Not much room for optimism
Thought I'd copy this here for posterity - this is a comment I made to an excellent entry by Kevin Drum of the Washington Monthly blog, in reference to somebody who thought that since we adjusted to the 1970s oil shock (he's right on that one) that we could just as easily adjust to the oncoming (soon or later, depending on your alarmism) peak oil shock.
Adding this comment to my blog has made me recall that I still owe an analysis of "fire stations per capita" back to the Texas Fight guy. I'm sorry, I've been busy at work and at home, and will try to get this done soon.
The answer to why this shock will be much worse than the one in the 1970s is two words:
One thing Kunstler gets right is his analysis of the complete lack of options in a modern suburban development (really exurb) to the single-occupant vehicle and truck delivery to strip malls. There's no way to carpool. There's no way to use transit. There's no way to ride your bike or walk. There's no way for the store to switch to freight rail deliveries (not even the way it used to be, which was truck for only the last very small N% of the trip, if even that).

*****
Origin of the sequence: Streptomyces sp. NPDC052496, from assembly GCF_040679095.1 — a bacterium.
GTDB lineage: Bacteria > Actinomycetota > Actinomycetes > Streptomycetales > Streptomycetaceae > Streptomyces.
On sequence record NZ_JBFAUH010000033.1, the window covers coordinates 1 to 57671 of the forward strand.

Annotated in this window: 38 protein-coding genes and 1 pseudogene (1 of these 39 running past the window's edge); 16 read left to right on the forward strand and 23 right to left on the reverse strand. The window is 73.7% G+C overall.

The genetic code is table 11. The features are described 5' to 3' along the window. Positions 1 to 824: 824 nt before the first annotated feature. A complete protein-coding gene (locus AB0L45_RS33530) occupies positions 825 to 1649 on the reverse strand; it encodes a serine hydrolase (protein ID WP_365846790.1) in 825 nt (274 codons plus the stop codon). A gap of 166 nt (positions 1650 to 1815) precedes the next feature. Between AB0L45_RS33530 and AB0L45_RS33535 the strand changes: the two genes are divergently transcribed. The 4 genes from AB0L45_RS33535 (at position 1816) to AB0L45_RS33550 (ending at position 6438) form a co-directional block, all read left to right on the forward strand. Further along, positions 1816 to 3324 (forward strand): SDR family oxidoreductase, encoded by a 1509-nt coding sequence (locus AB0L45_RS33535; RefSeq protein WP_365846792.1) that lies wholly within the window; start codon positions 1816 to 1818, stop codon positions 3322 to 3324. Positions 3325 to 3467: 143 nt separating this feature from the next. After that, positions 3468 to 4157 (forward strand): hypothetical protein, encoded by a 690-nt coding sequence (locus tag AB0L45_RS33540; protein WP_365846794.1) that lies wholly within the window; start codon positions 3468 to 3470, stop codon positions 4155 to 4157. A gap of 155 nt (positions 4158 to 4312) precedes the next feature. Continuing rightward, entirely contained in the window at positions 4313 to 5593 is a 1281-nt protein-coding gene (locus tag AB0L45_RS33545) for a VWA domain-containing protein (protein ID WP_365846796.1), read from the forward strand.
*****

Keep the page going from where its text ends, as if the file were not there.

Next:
The ONLY things modern suburbanites can do are:
1. Trade in their SUV for a compact car - works well if you're one of the early adopters, but what if everybody else is trying to trade down at the same time?
2. Move back to the cities - see above.
We would have had to change our development laws twenty years ago in order to have a prayer of solving this problem, but instead we've been operating on a regime that not only requires urbanites to subsidize wasteful suburbanites, it actually PROHIBITS BY LAW (through zoning codes) the development of additional urban neighborhoods.
For reference, my last two homes have been in two center-city neighborhoods where 80-90% of the dwellings would be impossible to build today due to suburban-influenced zoning code which applies even in these older neighborhoods. Of course, to even get to that point, you'd have to overcome their fanatical opposition to infill, but every bit counts.